- You can ask your driver to tell you about landmarks you are passing, like the bank at the corner of 2nd Avenue and 4th Street, to monitor your progress toward your destination.
- Talking on your cell phone while you ride can also help you feel safer. “Hi, Mary, this is John. How are you today? I’m on my way home from a doctor’s visit using Uber. I just got picked up and thought I would talk while I ride.” Or you can even pretend to call someone at home and say, “I’m in the Lyft car, and I will be home in 12 minutes.” Keep it short because your phone might ring!
Another safety tool is built into the app you or your family member used to request your ride. Your trip can be shared so others can follow your progress on the screen. They know when you are dropped off at your final destination. They can even talk with you through a phone connection while watching your progress on the app.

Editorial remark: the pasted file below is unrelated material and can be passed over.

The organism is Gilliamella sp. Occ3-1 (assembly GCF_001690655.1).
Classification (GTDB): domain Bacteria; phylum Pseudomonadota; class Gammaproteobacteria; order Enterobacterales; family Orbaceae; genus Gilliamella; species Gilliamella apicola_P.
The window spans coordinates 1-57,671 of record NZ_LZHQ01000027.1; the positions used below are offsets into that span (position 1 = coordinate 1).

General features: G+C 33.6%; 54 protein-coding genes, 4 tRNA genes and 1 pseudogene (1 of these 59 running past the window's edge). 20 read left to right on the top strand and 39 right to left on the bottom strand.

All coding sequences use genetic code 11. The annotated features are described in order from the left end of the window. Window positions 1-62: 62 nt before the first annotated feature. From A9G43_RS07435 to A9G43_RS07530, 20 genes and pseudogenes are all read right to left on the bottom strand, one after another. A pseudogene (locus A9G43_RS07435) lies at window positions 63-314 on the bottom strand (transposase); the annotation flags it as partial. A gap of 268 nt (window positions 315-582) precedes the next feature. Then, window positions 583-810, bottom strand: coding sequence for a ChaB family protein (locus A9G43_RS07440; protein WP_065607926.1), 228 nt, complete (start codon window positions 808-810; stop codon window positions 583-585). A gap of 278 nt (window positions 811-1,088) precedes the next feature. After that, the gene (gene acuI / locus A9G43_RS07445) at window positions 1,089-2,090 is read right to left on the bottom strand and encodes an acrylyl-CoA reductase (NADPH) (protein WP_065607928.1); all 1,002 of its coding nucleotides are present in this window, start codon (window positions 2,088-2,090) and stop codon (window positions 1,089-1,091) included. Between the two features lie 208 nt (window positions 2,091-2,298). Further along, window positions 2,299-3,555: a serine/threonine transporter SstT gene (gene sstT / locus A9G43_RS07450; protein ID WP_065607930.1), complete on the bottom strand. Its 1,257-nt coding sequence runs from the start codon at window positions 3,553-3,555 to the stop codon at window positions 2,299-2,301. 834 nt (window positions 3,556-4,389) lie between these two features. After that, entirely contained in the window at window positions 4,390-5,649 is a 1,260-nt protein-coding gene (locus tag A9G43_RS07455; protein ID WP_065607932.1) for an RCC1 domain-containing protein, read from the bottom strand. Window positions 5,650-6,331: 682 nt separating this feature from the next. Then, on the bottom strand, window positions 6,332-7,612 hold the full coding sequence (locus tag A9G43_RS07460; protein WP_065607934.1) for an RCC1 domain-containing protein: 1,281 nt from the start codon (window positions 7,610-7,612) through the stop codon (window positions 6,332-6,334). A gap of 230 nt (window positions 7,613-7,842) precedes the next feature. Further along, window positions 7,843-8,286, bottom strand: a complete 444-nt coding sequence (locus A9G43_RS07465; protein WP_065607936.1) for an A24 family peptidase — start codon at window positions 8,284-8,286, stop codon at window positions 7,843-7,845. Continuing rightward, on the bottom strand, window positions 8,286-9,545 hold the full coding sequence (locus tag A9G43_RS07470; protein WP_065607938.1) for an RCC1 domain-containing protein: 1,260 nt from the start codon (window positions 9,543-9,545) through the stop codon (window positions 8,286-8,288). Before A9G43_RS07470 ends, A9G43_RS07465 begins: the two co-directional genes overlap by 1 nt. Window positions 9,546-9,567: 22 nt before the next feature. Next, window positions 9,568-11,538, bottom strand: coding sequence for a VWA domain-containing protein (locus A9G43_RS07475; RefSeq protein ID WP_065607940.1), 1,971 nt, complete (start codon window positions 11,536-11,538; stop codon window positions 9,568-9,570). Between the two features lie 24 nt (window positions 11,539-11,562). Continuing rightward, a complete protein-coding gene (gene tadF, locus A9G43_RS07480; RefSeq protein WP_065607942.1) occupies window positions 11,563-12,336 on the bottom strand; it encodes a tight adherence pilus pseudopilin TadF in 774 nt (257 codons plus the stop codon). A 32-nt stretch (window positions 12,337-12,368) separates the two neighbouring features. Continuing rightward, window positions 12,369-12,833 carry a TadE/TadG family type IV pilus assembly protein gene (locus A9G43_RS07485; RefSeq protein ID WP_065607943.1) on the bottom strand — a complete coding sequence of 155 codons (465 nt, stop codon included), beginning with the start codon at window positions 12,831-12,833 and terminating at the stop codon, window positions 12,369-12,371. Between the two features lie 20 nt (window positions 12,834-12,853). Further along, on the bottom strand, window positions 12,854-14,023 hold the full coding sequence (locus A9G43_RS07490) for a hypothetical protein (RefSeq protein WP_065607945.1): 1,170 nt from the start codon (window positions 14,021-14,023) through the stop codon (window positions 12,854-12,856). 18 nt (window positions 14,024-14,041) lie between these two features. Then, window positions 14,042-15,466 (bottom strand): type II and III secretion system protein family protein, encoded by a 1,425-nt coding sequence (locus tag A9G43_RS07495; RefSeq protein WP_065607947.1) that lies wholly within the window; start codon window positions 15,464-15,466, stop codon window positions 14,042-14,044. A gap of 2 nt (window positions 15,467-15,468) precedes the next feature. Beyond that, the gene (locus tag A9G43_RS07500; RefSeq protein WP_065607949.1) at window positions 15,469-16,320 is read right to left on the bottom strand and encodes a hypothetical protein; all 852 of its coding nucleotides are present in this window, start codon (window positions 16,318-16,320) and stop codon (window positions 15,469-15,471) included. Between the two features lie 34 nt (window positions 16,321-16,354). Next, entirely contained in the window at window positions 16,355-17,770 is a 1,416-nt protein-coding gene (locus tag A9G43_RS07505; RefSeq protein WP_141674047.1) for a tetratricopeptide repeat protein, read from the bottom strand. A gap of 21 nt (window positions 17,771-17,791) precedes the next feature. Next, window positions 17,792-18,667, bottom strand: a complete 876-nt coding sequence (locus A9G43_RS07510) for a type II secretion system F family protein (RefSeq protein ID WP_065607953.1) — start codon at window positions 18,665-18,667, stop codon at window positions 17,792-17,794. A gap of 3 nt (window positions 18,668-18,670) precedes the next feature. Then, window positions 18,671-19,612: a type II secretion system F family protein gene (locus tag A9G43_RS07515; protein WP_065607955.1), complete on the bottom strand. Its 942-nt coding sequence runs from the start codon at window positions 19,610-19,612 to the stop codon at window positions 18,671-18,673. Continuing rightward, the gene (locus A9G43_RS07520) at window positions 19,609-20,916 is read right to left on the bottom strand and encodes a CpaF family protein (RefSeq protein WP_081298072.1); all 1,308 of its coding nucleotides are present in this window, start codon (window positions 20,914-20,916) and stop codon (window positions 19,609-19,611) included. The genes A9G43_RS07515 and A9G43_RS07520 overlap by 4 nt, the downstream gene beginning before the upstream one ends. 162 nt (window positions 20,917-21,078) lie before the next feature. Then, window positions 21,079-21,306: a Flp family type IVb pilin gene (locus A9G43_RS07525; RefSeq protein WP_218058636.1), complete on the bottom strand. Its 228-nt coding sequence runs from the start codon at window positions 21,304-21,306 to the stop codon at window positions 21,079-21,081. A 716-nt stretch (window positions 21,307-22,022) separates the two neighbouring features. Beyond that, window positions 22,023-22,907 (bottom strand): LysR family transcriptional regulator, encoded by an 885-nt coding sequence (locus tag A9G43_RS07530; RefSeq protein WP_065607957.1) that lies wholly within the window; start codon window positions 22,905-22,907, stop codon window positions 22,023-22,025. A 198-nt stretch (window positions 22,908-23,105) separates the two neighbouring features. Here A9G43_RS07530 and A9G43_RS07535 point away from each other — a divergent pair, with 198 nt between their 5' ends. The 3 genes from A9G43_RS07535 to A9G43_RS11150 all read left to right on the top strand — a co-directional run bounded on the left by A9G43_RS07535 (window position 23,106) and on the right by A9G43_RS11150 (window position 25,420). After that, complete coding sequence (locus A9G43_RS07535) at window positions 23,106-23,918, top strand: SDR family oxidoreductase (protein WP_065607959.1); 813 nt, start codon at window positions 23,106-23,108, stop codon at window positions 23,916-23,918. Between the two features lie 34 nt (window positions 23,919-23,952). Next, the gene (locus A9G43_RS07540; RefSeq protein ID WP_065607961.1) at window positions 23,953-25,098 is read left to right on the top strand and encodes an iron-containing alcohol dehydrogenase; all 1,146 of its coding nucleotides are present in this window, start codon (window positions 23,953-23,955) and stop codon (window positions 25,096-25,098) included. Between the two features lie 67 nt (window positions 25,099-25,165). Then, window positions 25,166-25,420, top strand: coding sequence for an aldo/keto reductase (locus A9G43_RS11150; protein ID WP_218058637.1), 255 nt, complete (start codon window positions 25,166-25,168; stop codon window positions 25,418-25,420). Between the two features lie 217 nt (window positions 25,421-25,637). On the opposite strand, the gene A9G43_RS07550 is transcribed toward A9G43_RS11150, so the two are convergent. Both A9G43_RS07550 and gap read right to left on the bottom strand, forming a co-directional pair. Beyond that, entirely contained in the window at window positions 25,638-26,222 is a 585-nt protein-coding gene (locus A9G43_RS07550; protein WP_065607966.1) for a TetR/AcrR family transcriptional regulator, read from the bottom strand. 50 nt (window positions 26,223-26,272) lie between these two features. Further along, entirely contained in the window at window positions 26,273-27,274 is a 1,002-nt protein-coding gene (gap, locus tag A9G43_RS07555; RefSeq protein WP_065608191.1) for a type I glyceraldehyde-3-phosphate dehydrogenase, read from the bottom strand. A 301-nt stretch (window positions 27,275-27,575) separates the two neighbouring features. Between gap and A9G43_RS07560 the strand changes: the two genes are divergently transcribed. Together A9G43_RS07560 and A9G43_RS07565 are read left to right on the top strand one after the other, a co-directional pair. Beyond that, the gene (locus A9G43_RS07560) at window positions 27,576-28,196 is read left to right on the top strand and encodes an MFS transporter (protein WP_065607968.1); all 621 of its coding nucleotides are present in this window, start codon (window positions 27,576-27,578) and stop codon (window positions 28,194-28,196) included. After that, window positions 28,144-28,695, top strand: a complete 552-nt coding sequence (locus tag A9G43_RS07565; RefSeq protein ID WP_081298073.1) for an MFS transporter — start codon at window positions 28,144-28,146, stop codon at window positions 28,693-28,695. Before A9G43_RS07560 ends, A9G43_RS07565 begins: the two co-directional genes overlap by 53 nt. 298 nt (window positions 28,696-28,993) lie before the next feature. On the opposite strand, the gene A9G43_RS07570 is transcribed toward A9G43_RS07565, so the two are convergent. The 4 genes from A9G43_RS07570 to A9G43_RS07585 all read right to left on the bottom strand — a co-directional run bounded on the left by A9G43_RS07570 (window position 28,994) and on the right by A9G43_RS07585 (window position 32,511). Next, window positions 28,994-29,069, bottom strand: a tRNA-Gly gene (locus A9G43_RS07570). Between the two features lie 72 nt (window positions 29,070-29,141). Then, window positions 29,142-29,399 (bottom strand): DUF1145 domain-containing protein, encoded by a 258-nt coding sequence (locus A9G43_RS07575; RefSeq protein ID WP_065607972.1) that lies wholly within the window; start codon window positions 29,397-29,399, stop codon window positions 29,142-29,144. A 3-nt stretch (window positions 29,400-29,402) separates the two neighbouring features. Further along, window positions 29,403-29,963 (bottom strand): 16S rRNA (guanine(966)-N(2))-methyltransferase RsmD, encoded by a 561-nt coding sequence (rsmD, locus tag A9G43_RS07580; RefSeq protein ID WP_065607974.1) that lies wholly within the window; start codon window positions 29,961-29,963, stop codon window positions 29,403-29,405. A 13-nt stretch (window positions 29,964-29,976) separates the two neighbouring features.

What To Do When You Arrive
- Before you exit the vehicle, verify that you are where you want to be. “Is the front door straight ahead when I get out?” It’s a good idea to point where you think straight ahead is, so there’s no mistake. If the driver says “No,” keep asking questions, or have him move the car until you are sure you are where you want to be, or you know where the door to your destination is in relation to where you are.